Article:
The International Satellite Cloud Climatology Project (ISCCP) collects and analyzes satellite data in order to advance our understanding of clouds—how they are distributed around the planet and how they change from day to day, across seasons, and from year to year. Anand Inamdar of the Cooperative Institute for Climate and Satellites–North Carolina (CICS-NC) and Kenneth Knapp of NOAA’s National Centers for Environmental Information (NCEI) have recently completed a calibration effort that will add a collection of more than 30 years of high-resolution data to the ISCCP effort.
The ISCCP project started in 1982, with data collection beginning in 1983. Due to the sheer volume of data and the computing limitations at that time, the official ISCCP products were limited to data with a resolution of 30 kilometers, known as “B2” data. Higher-resolution “B1” data was collected and preserved, but sat unused for more than twenty years. Recently, NCEI began efforts to rescue this higher-resolution data and make it available for research. The B1 data provides information from all sensor channels from various geostationary satellites at 10-kilometer, three-hour resolutions from 1978 through the present. The improved spatial precision of this data will, literally, give scientists a better picture of more than thirty years of cloud cover.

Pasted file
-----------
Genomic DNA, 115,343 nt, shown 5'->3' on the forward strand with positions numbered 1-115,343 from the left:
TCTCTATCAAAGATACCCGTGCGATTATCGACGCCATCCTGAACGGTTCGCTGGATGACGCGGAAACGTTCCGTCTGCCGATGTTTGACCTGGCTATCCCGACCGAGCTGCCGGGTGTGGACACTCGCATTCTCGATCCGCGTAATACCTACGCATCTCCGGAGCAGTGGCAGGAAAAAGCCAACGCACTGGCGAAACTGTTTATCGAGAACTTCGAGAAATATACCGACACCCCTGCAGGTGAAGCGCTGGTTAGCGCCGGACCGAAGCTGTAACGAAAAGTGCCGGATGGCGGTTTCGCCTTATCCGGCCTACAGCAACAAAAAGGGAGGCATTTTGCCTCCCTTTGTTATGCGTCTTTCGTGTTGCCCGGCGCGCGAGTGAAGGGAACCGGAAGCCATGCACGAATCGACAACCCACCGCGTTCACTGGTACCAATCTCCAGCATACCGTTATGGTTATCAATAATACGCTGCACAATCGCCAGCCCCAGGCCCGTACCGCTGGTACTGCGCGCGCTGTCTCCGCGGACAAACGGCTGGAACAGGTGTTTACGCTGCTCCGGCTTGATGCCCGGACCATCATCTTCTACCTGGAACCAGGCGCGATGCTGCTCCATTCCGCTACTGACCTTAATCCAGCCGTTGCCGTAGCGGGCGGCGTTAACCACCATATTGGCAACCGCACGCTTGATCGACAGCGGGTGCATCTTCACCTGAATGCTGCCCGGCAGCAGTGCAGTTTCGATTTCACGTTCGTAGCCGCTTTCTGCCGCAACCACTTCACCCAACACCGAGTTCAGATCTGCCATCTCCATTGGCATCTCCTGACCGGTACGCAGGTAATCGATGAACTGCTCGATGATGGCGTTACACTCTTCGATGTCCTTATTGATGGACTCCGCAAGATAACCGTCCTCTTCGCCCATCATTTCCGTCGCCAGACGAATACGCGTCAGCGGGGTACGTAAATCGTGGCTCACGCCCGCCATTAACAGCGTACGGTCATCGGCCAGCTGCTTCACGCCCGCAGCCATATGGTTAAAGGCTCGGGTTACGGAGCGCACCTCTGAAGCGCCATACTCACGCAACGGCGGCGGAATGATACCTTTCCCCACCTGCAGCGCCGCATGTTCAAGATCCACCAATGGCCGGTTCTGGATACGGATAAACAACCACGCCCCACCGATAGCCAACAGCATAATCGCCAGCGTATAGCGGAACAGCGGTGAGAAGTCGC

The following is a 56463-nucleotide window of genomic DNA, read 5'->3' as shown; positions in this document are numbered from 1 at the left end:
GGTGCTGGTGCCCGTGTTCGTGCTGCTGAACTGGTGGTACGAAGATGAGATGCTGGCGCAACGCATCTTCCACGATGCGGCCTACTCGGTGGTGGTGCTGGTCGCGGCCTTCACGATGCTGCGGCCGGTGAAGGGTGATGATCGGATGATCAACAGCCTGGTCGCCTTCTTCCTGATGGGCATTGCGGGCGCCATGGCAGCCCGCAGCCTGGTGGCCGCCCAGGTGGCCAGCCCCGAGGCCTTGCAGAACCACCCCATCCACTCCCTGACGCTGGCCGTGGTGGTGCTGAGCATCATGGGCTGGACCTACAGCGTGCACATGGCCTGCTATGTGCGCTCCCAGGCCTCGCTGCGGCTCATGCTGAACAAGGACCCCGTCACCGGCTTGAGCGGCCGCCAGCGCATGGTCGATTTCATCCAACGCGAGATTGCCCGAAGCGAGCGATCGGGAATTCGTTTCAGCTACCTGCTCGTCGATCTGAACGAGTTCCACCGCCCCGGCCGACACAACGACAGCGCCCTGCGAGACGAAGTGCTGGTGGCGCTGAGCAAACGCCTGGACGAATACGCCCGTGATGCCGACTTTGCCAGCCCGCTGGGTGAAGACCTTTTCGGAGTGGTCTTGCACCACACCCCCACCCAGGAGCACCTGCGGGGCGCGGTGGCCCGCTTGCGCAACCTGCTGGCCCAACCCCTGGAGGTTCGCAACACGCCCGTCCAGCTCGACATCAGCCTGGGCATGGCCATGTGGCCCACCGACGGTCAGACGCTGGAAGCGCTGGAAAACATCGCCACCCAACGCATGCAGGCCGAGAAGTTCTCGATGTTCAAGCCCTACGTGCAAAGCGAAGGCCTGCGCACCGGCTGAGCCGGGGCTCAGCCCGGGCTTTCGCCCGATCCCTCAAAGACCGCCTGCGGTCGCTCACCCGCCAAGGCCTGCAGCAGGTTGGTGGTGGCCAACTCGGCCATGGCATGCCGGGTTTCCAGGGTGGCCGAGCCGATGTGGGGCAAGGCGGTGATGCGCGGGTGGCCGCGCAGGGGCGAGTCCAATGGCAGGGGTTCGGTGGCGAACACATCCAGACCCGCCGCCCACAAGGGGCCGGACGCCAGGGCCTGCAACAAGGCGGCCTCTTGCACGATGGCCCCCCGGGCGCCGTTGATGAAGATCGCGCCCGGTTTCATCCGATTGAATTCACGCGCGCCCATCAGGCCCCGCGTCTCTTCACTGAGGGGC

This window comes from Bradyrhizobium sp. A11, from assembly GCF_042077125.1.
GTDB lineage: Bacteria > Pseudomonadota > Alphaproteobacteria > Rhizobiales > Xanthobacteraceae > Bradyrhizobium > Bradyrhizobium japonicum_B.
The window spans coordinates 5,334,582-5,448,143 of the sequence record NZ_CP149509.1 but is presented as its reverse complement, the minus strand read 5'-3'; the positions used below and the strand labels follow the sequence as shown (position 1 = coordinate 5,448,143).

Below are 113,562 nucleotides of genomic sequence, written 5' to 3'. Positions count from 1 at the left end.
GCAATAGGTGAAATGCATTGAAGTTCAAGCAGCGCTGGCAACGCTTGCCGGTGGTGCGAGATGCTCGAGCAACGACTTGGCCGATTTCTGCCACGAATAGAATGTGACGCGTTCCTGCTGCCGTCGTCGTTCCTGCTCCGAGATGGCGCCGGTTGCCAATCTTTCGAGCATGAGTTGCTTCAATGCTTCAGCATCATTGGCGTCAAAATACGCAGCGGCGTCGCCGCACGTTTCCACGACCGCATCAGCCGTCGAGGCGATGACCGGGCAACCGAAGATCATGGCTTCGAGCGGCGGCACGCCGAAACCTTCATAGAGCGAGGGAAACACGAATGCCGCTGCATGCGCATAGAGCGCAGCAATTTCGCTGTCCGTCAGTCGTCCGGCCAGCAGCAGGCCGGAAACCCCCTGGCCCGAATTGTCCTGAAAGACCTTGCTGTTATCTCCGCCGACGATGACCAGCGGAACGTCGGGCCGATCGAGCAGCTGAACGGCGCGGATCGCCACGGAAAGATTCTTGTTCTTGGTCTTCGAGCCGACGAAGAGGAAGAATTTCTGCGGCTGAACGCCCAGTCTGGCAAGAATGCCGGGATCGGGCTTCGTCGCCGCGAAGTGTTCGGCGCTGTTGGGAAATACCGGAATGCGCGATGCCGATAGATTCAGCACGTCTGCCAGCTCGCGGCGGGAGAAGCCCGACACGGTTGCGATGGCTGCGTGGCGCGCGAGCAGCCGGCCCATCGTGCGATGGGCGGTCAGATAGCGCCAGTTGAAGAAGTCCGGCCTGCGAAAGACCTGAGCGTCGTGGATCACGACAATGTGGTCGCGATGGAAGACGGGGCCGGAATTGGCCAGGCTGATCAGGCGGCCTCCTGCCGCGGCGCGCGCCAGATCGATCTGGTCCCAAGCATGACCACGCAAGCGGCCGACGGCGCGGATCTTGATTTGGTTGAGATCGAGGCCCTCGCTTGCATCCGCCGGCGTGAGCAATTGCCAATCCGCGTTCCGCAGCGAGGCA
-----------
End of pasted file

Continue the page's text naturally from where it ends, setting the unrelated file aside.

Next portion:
Before the B1 data can be used, it needs to be properly calibrated. This involves developing and testing the mathematical equations used to convert the raw numerical information recorded by the satellite sensors into accurate, usable data. This calibration process had already been performed for the infrared data channels, and now Inamdar and Knapp have completed the calibration process for visible-light data channels.
The visual-data calibration was performed by cross-calibrating the ISCCP B1 data with Advanced Very High Resolution Radiometer (AVHRR) reflectance data from the Pathfinder Atmospheres Extended (PATMOS-x) data set, which is in turn tied to the calibration of NASA’s Moderate Resolution Imaging Spectroradiometer (MODIS) instrument. Additional validation was performed by evaluating data from images of the moon and certain desert areas on Earth. These locations reflect light in a way that is nearly constant over time, so they can serve as a benchmark for detecting and correcting for changes in the satellite instruments over their lifetime.
In addition to providing needed calibration for the B1 data, these new results also help validate the existing ISCCP calibrations, which differ by less than 3% from the new B1 calibrations, with random errors being less than 2%. The new effort also expanded on the existing work by providing calibrations for data generated prior to 1983 and after 2009.
These calibration steps will form the basis of reprocessing efforts that will result in a better, more accurate cloud climatology and improved estimates of the Earth’s surface radiation budget.
Inamdar, A., and K. R. Knapp, 2015: Inter-comparison of independent calibration techniques applied to the visible channel of the ISCCP B1 data. Journal of Atmospheric and Oceanic Sciences, 32, 1225-1240, doi:10.1175/JTECH-D-14-00040.1. Available online at: http://dx.doi.org/10.1175/JTECH-D-14-00040.1